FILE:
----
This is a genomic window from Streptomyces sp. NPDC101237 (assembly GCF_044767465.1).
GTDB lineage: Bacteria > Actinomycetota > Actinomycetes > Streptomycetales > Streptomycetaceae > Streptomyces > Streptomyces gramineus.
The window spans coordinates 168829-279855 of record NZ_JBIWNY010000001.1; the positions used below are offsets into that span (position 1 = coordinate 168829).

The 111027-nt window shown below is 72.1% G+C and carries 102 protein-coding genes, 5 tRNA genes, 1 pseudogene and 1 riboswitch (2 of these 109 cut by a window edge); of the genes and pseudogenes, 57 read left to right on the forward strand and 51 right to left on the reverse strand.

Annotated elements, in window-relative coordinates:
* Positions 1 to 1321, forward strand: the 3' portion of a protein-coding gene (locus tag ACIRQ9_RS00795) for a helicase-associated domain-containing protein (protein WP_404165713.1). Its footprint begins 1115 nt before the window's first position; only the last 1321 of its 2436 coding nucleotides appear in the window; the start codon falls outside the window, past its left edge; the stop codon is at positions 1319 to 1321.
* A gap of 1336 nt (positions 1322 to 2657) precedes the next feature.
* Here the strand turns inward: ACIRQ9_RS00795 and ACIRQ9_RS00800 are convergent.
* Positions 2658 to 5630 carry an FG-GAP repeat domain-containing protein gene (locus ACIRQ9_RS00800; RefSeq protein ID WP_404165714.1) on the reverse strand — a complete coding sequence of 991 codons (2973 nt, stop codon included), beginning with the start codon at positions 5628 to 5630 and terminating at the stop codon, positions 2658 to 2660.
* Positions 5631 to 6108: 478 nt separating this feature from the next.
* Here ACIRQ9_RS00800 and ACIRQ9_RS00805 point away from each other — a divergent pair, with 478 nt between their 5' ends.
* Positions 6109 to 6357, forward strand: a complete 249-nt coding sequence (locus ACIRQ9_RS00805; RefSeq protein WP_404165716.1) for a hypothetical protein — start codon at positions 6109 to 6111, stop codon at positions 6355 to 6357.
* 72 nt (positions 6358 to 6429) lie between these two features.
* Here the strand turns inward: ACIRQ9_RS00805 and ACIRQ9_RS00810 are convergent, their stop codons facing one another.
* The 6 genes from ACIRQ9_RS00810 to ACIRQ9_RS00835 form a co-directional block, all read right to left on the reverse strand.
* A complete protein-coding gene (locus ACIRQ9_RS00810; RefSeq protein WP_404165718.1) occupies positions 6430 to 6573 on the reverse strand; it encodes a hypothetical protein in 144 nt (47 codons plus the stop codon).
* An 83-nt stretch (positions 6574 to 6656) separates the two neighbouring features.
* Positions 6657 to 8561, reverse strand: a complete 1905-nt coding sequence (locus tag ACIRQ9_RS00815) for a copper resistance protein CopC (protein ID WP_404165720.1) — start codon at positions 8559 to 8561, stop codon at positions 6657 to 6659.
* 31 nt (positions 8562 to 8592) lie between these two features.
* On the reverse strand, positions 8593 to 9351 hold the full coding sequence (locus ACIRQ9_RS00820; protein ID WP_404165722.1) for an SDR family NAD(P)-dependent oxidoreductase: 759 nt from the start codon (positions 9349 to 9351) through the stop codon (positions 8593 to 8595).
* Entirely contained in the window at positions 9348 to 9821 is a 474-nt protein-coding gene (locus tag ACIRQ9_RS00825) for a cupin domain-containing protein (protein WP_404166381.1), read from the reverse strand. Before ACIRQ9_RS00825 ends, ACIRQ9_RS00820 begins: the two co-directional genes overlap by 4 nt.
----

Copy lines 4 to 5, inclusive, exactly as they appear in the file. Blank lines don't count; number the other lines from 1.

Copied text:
The 111027-nt window shown below is 72.1% G+C and carries 102 protein-coding genes, 5 tRNA genes, 1 pseudogene and 1 riboswitch (2 of these 109 cut by a window edge); of the genes and pseudogenes, 57 read left to right on the forward strand and 51 right to left on the reverse strand.

Annotated elements, in window-relative coordinates: